Alice in Wonderland has a caterpillar who is, ahem, under certain influences (he even blows smoke at Alice’s face – she’s a child!). In Peter Pan, Tinkerbell checks herself out in the mirror and admires her curves. Aladdin and Beauty and the Beast (the animated films) featured minor instances of shapely women acting shamelessly towards men, but I have yet to see such an outcry over those scenes.

      I myself am not a huge Disney fan (I don’t watch much tv or movies anymore now that I’m in college), but I feel like a double standard exists. It seems like although many other troubling content can be overlooked, the mention of anything LGBTQ+ sparks outrage. I am not saying we much deny truth and accept everything that comes our way, but I think we all as Christians should carefully examine ourselves to see whether our heart is in the right place and make sure that we aren’t being hypocritical.

  9. -The most insidious part of this whole debate is the divisiveness it instills in the fabric of our country. Suicide rates among minors, let alone among the LGBT community, have risen–mainly due to the sense of alone-ness people are experiencing. Now, every time you turn around, you see something else dividing the country, communities and families. From political parties to BLM to LGBT to Vax mandates to social distancing, our entire country is finding new ways to hate their neighbor every day.

    The very first thing that God said was “not good” in Scripture was “it is not good for man to be alone.” We are finding more ways to separate ourselves from each other, and further distance ourselves from God. The more we explode the culture, the more hopeless we become.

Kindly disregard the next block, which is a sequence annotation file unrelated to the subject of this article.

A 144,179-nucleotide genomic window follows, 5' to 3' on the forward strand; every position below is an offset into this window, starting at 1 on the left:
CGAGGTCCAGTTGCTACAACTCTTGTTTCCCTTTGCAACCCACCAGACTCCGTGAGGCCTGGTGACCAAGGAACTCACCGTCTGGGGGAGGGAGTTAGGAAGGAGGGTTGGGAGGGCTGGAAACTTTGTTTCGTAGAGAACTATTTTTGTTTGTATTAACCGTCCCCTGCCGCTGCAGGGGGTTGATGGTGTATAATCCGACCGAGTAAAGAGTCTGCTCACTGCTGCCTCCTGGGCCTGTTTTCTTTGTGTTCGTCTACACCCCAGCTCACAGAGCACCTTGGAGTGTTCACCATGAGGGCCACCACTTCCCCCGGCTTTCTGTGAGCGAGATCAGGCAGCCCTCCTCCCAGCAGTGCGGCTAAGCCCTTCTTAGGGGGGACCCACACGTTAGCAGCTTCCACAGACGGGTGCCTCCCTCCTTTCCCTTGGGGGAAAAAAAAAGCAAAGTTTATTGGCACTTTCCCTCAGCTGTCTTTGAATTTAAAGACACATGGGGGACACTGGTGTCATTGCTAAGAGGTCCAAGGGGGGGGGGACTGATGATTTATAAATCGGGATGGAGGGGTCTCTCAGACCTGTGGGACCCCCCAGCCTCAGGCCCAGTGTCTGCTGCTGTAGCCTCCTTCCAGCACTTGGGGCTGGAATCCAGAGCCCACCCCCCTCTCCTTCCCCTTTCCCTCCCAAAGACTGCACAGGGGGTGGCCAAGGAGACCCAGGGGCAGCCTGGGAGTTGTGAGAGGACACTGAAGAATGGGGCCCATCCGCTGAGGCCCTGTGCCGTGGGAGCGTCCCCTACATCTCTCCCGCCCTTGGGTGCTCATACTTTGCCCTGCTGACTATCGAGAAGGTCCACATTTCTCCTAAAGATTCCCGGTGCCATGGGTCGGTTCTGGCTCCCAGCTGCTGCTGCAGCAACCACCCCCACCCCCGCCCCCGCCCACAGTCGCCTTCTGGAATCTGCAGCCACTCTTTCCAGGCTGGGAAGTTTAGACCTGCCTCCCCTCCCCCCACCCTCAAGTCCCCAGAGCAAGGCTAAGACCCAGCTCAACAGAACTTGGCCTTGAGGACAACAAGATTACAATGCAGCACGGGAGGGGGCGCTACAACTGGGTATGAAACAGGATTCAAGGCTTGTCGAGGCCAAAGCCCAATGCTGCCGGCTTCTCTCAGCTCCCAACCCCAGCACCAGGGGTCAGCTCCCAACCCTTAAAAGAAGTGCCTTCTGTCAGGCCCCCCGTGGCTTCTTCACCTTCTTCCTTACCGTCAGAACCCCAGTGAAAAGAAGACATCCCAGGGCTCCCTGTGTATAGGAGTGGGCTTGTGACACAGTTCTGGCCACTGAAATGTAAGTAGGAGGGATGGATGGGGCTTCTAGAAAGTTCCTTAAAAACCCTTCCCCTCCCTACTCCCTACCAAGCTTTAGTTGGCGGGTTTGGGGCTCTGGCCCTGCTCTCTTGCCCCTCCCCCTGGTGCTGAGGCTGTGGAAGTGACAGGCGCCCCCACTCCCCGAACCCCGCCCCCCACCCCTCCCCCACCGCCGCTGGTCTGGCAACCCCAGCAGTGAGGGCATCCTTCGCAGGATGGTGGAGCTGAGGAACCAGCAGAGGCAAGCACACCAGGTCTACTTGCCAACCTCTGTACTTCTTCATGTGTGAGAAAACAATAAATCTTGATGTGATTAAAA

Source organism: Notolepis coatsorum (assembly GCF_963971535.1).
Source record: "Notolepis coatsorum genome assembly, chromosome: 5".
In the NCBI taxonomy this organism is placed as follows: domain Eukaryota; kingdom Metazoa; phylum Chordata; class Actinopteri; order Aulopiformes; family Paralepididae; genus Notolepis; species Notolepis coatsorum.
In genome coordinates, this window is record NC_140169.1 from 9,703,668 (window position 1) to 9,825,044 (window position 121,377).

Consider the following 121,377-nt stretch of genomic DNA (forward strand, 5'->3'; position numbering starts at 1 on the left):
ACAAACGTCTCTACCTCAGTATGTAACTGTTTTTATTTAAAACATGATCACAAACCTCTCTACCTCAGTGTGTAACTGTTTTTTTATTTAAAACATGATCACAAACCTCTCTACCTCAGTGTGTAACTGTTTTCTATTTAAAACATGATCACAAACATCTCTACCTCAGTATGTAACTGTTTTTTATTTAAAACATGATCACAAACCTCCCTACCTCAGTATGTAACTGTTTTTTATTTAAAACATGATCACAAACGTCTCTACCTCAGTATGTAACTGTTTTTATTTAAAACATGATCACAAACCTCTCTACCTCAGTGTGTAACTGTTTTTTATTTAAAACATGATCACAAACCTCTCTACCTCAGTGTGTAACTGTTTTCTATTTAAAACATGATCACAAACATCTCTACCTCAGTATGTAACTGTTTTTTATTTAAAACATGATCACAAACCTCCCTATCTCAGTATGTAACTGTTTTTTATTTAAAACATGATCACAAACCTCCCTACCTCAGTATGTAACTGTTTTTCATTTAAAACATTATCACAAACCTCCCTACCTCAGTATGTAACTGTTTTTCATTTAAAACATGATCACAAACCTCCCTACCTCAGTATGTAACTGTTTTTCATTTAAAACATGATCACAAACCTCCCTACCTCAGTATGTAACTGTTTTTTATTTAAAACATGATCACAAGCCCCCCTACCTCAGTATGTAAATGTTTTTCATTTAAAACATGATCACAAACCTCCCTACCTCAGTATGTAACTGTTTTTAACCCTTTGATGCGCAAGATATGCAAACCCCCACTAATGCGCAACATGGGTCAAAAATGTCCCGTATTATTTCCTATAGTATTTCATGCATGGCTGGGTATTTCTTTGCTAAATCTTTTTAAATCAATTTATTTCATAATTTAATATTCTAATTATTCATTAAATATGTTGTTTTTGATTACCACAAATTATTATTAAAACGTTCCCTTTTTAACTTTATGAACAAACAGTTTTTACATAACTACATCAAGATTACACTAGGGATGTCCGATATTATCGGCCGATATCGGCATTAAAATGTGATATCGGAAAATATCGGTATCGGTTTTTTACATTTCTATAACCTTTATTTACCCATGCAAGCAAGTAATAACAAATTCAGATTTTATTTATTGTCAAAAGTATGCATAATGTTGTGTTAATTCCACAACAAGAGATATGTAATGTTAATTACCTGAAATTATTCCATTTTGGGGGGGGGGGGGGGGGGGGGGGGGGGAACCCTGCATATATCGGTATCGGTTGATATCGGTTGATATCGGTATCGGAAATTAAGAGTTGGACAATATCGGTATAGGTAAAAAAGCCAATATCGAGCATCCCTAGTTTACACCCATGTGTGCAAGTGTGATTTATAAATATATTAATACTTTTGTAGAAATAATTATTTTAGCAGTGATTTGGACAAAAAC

10. -To throw out all my families’ DVDs and VHS tapes of Disney movies would not send a message to Hollywood and only hurt me in the long run because I draw quite well and have learned a number of techniques from watching and studying Disney animation.

    We can avoid spending money on Disney production by only buying used copies of the movies and borrowing them from the library, though. I am okay with waiting 6-9 months to see a movie from the library – that is what I had to do growing up since I was poor. I’ve also never been to any major theme parks, so I don’t know what I am missing out on in that regard.

    But, if a Disney movie is released that is family-friendly, isn’t seeing that movie also sending a message that we’d like to see more movies like these?

  11. -This article is really unfortunate on multiple levels, but it began with use of the word “woke.” For heaven’s sakes, it’s widely known that this word originated with the Black community, which used it to remind one another to pay attention to danger around them. For a white person to use it as a term that describe anything they consider too-progressive is just *face palm* out of touch.

    1. -I do not find this to be a valid critique of the article. In my experience, condescension tends to undermine any point that you may initially be making, however correct you may be. For example, there are several grammar-related issues in your comment. However, a competent observer would sooner take note of the various other things that are incorrect. I have attempted to maintain a more respectful reply because it seems that pluggedin.com deleted my original comment 🙁 .

  12. -It’s articles like this that are driving so many away from the amazing love of Christ. The evangelical church has made their bed in politics, and at this point, it is impossible to find a line of distinction.